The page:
Time is different for all of us.

We ring dates on our calendar that are significant and important to us and our family. Birthdays, weddings anniversaries, and dates our loved ones died. This year some of you might have ringed the 12th April because it is when restaurants and pubs will be allowed to serve customers outdoors. Also non essential shops,
hairdressers and nail bars will also be opened. “It all depends on Data. Not dates” we are told.

But as disciples of Jesus, the date we will circle is this Sunday 4th April. For us this is the greatest feast of the year. It is the day that Christ rose from the dead. The day that Christ conquered death and gave us life without end.

I was quite moved by the what the Her majesty the Queen said last year at Easter in the midst of lockdown. She said that we need Easter more than ever in these times of Covid 19. “In church, one light would pass to another, spreading slowly and then more rapidly as more candles are lit. It’s a way of showing how the good news of Christ’s resurrection has been passed on from the first Easter by every generation until now.”

One of my favourite writers is Thomas Merton, an American Trappist monk who died in 1968. He said that Easter is not sufficiently understood if we think of it only as a time when we affirm our belief that Jesus rose from the dead. “This celebration does not merely recall the act by which we were liberated, it revives our freedom itself, in the renewal of the mystery on high we become free. No longer will we rely on following the law to be free. It is Christ that has set us free through his death and resurrection. We now live by the Spirit of him who raised Christ Jesus from the dead and by that Spirit we “put to death the deeds of the flesh, we will live.” (Romans 8:13).”

For the next fifty days of the Easter season we reflection on the implications of the Jesus bodily resurrection has for us. We believe that our lives are not heading for annihilation or oblivion but towards a glorious happy fulfilment beyond death. Jesus said: “If I go and prepare a place for you, I shall come again and take  you to myself, so that where I am you also may be.” (John 14:3).

At the Easter vigil we blessed the new baptismal water. We will baptise Robert tomorrow at 10am Mass. This baptism is not a mere initiation ceremony into the Church community. It is a plunging into death, and a rising to new life. All those baptised at at Easter become a new creation. The resurrection of Jesus makes a difference to our lives today. We receive the gift of God’s love, freely and unmerited. There should be nothing any longer that keeps us in fear. We have been set  free and God’s love has triumphed. Because of the resurrection the life of every human being has the potential of being transformed. We can experience renewal  and new life because Jesus has conquered death. For us we celebrate Easter in springtime. Nature itself becomes a symbol of resurrection and renewal. The trees, flowers, shrubs and birdsong all proclaim for us new life, and victory over darkness and death. This applies to us who live in the northern hemisphere.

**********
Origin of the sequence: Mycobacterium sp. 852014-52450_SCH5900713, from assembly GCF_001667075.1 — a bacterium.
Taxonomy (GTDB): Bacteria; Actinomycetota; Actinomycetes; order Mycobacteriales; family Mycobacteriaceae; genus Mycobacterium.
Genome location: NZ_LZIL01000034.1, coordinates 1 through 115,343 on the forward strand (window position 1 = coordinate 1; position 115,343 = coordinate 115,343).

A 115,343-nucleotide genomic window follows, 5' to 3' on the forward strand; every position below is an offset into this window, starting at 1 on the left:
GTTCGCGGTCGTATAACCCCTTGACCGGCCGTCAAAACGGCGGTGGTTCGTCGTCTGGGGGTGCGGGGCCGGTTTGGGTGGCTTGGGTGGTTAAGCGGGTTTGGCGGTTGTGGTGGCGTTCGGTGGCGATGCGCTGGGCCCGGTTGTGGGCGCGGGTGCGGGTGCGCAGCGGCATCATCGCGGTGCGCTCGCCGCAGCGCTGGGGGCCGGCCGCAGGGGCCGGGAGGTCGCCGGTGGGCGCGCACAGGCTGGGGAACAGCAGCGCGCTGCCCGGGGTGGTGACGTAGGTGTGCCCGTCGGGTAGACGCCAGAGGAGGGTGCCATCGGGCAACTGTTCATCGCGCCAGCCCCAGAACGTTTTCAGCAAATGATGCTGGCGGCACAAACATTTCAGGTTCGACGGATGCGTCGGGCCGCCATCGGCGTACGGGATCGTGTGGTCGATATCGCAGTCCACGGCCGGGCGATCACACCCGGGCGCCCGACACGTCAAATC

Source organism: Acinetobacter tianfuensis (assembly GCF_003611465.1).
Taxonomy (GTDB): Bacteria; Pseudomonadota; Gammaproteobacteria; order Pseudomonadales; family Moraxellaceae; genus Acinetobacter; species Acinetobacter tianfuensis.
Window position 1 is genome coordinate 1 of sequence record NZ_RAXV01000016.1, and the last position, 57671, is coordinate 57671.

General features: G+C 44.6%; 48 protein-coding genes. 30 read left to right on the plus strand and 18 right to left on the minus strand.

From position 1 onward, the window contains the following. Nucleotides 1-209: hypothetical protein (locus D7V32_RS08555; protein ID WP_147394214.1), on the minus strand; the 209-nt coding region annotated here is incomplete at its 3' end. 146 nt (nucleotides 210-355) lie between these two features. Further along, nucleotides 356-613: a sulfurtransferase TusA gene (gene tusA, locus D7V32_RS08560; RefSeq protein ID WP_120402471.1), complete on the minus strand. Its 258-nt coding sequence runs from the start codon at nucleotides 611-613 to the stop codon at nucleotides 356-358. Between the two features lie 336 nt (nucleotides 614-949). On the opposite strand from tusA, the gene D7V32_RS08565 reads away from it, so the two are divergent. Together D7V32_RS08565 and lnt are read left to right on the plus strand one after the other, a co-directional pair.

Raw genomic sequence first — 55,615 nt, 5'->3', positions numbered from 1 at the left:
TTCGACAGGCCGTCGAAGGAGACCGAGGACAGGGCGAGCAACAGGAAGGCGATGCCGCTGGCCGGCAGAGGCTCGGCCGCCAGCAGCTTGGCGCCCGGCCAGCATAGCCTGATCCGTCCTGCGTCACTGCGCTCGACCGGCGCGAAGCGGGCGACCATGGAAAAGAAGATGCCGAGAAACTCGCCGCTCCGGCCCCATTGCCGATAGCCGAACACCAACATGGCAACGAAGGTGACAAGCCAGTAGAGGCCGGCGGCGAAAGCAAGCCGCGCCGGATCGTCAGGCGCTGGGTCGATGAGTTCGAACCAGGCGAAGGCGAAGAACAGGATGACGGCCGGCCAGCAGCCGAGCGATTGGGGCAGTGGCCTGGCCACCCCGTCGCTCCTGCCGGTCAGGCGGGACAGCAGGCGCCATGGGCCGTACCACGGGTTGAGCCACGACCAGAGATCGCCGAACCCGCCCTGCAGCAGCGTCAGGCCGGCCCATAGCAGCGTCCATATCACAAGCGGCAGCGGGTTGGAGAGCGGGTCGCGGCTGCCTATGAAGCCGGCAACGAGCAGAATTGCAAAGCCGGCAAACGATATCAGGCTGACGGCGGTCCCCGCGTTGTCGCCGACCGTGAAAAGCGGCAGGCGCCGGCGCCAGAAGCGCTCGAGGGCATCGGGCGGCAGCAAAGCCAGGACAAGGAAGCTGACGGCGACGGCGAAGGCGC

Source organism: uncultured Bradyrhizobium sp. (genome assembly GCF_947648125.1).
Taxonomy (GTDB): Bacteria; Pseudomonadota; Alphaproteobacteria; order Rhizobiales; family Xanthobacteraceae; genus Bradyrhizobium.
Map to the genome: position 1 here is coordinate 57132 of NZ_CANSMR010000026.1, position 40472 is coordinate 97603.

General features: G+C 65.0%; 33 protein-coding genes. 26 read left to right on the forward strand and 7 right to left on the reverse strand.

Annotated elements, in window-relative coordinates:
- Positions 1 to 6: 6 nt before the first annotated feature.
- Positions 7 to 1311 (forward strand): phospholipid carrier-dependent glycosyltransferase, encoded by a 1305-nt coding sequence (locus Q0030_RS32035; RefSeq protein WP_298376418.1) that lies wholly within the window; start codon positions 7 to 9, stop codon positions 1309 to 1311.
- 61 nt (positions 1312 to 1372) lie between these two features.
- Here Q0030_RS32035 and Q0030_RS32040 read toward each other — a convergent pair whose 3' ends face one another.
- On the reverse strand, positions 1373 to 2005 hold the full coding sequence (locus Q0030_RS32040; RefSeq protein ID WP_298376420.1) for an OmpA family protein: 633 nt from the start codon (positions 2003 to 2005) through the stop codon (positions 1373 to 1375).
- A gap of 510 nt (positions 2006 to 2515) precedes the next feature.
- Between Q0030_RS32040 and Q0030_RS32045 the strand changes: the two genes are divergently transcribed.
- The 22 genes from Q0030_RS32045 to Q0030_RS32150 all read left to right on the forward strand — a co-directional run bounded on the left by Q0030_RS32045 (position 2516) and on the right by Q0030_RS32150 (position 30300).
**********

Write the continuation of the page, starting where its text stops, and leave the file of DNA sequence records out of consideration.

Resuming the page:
Here are some lovely words of a Greek hymn “Come ye Faithful”.

‘Tis the Spring of souls today:
Christ has burst his prison;
And from three days’ sleep in death,
As a sun hath risen.
All the winter of our sins,
Long and dark is flying
From his light, to whom we give
Laud and praise unending.

Our prayer this Easter is:

O God, who on this day, through your Only Begotten Son,
have conquered death and unlocked for us the path to eternity,
grant, we pray, that we who keep the solemnity of the Lord’s Resurrection
may, through the renewal brought by your Spirit, rise up in the light of life.

Canon Father Anthony
Canon Father AnthonyParish Priest